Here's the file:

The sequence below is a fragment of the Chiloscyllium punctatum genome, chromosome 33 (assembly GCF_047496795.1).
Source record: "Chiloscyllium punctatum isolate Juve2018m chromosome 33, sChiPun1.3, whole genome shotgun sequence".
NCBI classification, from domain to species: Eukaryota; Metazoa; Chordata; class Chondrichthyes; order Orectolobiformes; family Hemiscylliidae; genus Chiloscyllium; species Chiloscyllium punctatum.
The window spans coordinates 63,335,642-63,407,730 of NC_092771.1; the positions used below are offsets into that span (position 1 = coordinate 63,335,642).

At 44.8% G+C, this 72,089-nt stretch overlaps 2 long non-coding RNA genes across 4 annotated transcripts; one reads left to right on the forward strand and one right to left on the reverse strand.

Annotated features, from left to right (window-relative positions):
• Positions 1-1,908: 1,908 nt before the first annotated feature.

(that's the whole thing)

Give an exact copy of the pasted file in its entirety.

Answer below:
The sequence below is a fragment of the Chiloscyllium punctatum genome, chromosome 33 (assembly GCF_047496795.1).
Source record: "Chiloscyllium punctatum isolate Juve2018m chromosome 33, sChiPun1.3, whole genome shotgun sequence".
NCBI classification, from domain to species: Eukaryota; Metazoa; Chordata; class Chondrichthyes; order Orectolobiformes; family Hemiscylliidae; genus Chiloscyllium; species Chiloscyllium punctatum.
The window spans coordinates 63,335,642-63,407,730 of NC_092771.1; the positions used below are offsets into that span (position 1 = coordinate 63,335,642).

At 44.8% G+C, this 72,089-nt stretch overlaps 2 long non-coding RNA genes across 4 annotated transcripts; one reads left to right on the forward strand and one right to left on the reverse strand.

Annotated features, from left to right (window-relative positions):
• Positions 1-1,908: 1,908 nt before the first annotated feature.